I was recently interviewed for the Nashville Business Journal. The story is in part about me (a Toronto native) and how I used networking to land on my feet in Nashville. In fact, I share these stories in great detail in my book, New Business Networking. You can read the full article, How a Toronto stranger became a Nashville name to know, on the Nashville Business Journal site. Here are some takeaways the excellent writer, Jamie McGee, shared at the end of her story.
1. Build your network online and offline before you need it: When you are looking for a new opportunity, you will already have a depth of people to reach out to and an established online profile. 2. Networking is a two-way street: Don't just think about how others can help you; think of it as how to help other people. It usually comes back with benefits later on. 3. Follow up and follow through: Opportunities are found in meeting with other people, but also in staying in touch. If you don't follow up on suggestions or keep in contact, it's a missed opportunity. Delaney recommends Gmail's Boomerang to help with this. 4. Remember names: We all know that terrible feeling of having met someone and drawing a blank the next time we see them, or worse, need to introduce them to someone else. Make a habit of saying their name when you first meet them or use word association tricks that will help you recall a name at a later time. 5. Take notes post meeting: Delaney said he sometimes records notes while he is driving away from a meeting that he can quickly reference in advance of follow-up meetings. He also recommends taking notes on the contact's business card after a meeting that will help in future meetings.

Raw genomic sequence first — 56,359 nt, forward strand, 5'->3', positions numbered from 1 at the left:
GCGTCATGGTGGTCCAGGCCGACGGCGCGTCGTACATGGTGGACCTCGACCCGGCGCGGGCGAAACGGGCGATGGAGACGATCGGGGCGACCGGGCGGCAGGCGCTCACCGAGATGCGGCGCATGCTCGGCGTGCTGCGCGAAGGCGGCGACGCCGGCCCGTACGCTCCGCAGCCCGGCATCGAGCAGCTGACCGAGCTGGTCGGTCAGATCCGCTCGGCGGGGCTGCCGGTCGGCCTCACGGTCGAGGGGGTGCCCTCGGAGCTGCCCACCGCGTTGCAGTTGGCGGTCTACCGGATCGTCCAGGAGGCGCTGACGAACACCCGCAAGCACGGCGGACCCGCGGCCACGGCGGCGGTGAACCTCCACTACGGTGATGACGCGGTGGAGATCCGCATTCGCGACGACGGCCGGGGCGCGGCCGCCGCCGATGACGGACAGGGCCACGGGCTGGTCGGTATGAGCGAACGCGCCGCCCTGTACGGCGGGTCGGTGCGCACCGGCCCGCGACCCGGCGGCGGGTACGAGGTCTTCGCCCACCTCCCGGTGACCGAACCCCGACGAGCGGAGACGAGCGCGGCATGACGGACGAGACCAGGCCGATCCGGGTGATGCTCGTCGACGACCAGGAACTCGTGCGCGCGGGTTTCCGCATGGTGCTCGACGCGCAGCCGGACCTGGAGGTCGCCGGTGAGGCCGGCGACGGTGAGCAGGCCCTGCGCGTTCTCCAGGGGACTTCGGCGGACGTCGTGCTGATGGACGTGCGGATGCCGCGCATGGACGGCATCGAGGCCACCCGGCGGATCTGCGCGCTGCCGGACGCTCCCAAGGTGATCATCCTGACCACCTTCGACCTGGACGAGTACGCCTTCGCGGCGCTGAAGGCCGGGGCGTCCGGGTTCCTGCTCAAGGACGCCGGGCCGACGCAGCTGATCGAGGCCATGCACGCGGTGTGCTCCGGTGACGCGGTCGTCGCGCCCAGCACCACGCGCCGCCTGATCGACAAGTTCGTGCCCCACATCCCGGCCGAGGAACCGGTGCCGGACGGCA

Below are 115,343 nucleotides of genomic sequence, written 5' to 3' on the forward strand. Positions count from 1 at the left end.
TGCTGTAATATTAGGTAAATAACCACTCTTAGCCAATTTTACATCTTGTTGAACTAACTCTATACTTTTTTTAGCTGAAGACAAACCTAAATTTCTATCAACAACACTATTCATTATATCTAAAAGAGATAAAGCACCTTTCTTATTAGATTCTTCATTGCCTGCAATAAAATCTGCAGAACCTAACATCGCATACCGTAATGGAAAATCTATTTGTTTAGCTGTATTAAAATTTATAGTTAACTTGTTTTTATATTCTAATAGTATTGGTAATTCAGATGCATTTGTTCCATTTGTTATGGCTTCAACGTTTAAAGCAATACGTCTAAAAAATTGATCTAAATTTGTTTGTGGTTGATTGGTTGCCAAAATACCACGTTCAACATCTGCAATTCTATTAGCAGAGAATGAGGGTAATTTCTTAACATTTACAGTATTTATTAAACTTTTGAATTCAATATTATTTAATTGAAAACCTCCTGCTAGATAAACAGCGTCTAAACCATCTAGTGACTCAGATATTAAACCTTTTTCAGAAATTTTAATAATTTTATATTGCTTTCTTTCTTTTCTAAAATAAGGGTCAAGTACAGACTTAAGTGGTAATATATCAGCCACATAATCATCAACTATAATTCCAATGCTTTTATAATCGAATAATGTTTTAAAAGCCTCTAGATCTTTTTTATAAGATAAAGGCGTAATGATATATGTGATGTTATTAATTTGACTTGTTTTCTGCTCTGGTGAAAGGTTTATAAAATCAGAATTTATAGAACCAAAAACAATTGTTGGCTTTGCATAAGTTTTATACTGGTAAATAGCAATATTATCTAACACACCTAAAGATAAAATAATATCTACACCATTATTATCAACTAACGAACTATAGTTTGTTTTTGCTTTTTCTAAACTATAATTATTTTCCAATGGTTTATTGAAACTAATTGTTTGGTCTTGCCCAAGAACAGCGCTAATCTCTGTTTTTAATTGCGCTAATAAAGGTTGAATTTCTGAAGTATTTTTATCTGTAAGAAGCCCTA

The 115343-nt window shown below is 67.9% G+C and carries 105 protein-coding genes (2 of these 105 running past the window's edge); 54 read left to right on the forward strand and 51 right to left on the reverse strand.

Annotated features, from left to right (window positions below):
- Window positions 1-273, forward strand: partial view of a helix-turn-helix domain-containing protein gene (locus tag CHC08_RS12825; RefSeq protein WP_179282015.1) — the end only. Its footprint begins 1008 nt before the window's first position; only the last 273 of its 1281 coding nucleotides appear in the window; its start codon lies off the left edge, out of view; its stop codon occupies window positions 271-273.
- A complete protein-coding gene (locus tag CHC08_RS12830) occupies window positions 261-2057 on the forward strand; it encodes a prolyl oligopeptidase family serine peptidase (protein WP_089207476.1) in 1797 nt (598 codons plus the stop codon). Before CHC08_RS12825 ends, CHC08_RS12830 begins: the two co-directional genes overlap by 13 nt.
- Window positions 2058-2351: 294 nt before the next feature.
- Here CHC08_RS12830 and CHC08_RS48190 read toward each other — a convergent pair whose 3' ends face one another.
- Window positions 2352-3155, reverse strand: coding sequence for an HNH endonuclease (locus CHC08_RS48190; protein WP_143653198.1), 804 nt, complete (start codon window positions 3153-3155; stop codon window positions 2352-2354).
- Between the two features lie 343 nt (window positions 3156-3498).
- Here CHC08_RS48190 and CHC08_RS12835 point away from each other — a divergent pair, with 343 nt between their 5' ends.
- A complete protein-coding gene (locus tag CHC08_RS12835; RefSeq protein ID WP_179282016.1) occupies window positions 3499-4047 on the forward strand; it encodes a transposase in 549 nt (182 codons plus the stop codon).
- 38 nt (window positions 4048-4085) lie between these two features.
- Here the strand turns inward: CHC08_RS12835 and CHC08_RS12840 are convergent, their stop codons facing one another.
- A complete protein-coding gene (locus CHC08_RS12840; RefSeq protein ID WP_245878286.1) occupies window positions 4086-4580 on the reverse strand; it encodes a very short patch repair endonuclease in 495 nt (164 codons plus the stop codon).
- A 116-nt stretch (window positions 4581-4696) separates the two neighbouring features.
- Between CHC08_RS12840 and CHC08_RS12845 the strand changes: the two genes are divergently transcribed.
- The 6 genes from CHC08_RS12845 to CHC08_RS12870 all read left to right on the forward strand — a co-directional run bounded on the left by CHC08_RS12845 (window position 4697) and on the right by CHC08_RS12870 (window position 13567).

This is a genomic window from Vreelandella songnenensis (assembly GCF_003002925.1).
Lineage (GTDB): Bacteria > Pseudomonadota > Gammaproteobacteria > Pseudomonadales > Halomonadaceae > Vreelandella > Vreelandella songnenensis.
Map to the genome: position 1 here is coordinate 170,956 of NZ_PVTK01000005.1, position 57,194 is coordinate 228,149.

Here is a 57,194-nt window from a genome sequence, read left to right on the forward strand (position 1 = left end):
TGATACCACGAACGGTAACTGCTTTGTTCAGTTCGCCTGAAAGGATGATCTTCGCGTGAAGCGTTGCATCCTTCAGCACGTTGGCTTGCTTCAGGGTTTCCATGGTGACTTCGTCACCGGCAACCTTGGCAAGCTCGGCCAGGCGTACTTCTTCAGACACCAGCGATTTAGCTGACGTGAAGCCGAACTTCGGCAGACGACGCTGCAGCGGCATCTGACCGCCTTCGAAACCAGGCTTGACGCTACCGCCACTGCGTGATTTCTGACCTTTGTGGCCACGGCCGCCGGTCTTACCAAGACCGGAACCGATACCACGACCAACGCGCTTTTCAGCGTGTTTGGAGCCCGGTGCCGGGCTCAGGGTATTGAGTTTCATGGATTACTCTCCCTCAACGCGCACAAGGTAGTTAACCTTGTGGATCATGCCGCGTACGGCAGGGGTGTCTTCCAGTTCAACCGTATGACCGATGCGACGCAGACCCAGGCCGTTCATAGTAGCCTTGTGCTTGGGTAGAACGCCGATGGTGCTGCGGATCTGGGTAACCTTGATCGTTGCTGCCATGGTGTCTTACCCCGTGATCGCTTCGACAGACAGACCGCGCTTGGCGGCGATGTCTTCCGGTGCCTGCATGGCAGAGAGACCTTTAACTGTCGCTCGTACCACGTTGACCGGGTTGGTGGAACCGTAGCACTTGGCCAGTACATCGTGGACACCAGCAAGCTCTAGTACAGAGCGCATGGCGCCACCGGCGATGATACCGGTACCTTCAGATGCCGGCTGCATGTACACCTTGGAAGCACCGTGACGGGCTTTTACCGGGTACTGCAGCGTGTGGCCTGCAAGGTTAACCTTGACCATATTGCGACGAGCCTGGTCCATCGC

Thanks to Jamie and the Nashville Business Journal.
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